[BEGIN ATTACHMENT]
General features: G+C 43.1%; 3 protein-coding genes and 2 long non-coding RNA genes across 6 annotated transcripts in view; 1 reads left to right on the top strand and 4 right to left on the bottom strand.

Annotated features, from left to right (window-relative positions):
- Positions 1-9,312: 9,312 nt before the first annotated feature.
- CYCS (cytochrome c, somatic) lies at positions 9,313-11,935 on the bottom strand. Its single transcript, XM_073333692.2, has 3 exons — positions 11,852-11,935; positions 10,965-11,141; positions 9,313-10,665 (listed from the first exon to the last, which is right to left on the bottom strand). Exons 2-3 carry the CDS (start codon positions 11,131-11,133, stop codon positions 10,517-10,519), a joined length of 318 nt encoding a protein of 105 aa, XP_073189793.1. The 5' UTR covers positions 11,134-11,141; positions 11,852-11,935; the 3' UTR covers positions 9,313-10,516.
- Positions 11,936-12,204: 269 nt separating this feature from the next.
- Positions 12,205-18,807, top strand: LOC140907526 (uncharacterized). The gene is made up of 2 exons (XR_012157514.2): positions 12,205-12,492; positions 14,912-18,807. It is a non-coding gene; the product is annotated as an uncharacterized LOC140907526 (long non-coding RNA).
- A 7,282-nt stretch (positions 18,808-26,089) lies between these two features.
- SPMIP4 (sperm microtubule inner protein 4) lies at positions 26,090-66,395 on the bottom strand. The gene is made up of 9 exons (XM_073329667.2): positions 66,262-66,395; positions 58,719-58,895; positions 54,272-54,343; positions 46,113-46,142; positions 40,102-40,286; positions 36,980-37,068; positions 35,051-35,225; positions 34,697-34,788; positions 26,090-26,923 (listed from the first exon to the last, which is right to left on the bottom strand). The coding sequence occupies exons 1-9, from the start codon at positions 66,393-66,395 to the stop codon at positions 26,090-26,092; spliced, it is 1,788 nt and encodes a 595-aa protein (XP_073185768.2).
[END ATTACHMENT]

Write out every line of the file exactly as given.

General features: G+C 43.1%; 3 protein-coding genes and 2 long non-coding RNA genes across 6 annotated transcripts in view; 1 reads left to right on the top strand and 4 right to left on the bottom strand.

Annotated features, from left to right (window-relative positions):
- Positions 1-9,312: 9,312 nt before the first annotated feature.
- CYCS (cytochrome c, somatic) lies at positions 9,313-11,935 on the bottom strand. Its single transcript, XM_073333692.2, has 3 exons — positions 11,852-11,935; positions 10,965-11,141; positions 9,313-10,665 (listed from the first exon to the last, which is right to left on the bottom strand). Exons 2-3 carry the CDS (start codon positions 11,131-11,133, stop codon positions 10,517-10,519), a joined length of 318 nt encoding a protein of 105 aa, XP_073189793.1. The 5' UTR covers positions 11,134-11,141; positions 11,852-11,935; the 3' UTR covers positions 9,313-10,516.
- Positions 11,936-12,204: 269 nt separating this feature from the next.
- Positions 12,205-18,807, top strand: LOC140907526 (uncharacterized). The gene is made up of 2 exons (XR_012157514.2): positions 12,205-12,492; positions 14,912-18,807. It is a non-coding gene; the product is annotated as an uncharacterized LOC140907526 (long non-coding RNA).
- A 7,282-nt stretch (positions 18,808-26,089) lies between these two features.
- SPMIP4 (sperm microtubule inner protein 4) lies at positions 26,090-66,395 on the bottom strand. The gene is made up of 9 exons (XM_073329667.2): positions 66,262-66,395; positions 58,719-58,895; positions 54,272-54,343; positions 46,113-46,142; positions 40,102-40,286; positions 36,980-37,068; positions 35,051-35,225; positions 34,697-34,788; positions 26,090-26,923 (listed from the first exon to the last, which is right to left on the bottom strand). The coding sequence occupies exons 1-9, from the start codon at positions 66,393-66,395 to the stop codon at positions 26,090-26,092; spliced, it is 1,788 nt and encodes a 595-aa protein (XP_073185768.2).